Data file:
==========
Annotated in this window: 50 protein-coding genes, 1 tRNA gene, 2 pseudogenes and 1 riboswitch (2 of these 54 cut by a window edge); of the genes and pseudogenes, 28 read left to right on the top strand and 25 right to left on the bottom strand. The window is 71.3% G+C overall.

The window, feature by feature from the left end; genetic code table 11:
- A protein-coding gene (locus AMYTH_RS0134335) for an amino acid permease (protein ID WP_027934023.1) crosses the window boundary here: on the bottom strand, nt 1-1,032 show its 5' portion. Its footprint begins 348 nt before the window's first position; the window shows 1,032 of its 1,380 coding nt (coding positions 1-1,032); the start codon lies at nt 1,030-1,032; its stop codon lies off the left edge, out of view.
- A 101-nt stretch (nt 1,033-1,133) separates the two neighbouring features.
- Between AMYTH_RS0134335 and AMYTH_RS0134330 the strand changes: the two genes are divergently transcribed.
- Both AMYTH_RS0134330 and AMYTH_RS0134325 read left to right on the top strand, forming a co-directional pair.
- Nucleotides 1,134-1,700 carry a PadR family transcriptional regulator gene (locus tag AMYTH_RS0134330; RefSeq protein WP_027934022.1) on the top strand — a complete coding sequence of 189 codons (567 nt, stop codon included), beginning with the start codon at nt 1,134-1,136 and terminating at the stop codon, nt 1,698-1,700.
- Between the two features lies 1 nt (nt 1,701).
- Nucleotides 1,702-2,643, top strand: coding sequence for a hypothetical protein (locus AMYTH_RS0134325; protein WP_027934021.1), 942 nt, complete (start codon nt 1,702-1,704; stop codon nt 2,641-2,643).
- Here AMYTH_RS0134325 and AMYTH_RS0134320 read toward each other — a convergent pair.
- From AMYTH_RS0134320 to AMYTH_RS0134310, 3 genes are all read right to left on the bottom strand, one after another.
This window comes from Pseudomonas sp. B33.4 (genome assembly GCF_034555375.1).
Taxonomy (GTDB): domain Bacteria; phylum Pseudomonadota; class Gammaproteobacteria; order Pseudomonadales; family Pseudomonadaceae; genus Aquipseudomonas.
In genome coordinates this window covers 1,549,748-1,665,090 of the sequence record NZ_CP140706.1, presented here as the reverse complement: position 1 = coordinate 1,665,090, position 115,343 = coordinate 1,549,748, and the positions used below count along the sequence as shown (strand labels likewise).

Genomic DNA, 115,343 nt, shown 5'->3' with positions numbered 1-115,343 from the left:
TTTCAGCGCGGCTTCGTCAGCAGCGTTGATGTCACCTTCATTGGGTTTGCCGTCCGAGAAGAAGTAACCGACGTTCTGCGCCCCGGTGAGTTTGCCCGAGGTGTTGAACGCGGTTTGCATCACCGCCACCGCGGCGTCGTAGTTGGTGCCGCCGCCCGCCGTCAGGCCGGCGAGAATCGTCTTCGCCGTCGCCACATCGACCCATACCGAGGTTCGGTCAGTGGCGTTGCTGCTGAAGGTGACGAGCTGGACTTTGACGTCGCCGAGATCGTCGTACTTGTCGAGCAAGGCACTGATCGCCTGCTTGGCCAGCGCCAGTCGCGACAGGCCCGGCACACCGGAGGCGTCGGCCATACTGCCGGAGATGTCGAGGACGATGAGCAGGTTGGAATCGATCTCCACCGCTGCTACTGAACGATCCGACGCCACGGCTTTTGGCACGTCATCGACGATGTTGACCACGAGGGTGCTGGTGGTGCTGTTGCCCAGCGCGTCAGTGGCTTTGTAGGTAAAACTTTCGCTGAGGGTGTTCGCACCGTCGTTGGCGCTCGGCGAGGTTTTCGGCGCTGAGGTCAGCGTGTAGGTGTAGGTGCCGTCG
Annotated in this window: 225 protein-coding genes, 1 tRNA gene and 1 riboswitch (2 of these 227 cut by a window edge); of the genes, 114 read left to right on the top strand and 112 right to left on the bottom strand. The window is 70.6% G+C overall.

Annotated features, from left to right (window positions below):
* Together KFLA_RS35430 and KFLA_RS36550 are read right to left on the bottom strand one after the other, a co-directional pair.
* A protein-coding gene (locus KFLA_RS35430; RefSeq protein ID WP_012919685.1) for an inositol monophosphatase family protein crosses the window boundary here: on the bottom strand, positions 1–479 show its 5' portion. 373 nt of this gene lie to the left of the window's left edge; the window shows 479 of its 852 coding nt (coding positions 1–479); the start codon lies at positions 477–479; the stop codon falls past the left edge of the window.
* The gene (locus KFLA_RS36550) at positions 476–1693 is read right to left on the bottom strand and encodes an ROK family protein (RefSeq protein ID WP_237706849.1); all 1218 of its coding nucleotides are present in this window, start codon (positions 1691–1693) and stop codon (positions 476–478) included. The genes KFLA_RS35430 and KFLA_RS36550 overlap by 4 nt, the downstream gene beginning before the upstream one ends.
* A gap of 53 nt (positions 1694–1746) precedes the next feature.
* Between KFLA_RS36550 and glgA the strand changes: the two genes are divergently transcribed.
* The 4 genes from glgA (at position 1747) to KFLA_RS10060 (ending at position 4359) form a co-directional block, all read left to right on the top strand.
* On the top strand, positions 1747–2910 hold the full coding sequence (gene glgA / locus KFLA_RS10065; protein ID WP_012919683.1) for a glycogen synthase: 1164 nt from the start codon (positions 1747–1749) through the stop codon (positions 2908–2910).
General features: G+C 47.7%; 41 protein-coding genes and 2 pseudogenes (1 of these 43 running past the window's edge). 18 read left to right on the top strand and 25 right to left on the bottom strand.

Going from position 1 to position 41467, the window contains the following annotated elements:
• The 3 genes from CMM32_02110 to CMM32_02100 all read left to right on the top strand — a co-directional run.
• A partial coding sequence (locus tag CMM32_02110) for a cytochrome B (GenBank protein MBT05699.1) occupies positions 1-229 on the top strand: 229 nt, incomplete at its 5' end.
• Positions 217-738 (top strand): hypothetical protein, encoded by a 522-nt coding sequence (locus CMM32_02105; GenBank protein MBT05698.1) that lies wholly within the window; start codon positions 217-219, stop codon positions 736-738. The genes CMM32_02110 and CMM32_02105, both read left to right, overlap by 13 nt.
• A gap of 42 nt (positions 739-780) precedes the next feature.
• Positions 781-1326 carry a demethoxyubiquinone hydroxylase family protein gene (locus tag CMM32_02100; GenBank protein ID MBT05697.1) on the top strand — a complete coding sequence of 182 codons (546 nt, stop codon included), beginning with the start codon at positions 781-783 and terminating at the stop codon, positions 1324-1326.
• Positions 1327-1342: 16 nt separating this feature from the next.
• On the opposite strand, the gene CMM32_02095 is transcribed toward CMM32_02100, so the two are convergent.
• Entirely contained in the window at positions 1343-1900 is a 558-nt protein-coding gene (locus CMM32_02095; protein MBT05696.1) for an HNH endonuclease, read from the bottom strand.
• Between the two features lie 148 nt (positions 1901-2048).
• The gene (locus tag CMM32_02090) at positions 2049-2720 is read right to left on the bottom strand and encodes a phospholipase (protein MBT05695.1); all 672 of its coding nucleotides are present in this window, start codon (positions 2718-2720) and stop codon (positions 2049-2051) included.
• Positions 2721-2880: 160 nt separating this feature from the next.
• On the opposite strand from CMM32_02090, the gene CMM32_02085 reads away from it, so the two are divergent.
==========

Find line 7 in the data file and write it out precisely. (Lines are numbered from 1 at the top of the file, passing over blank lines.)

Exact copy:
- Nucleotides 1,134-1,700 carry a PadR family transcriptional regulator gene (locus tag AMYTH_RS0134330; RefSeq protein WP_027934022.1) on the top strand — a complete coding sequence of 189 codons (567 nt, stop codon included), beginning with the start codon at nt 1,134-1,136 and terminating at the stop codon, nt 1,698-1,700.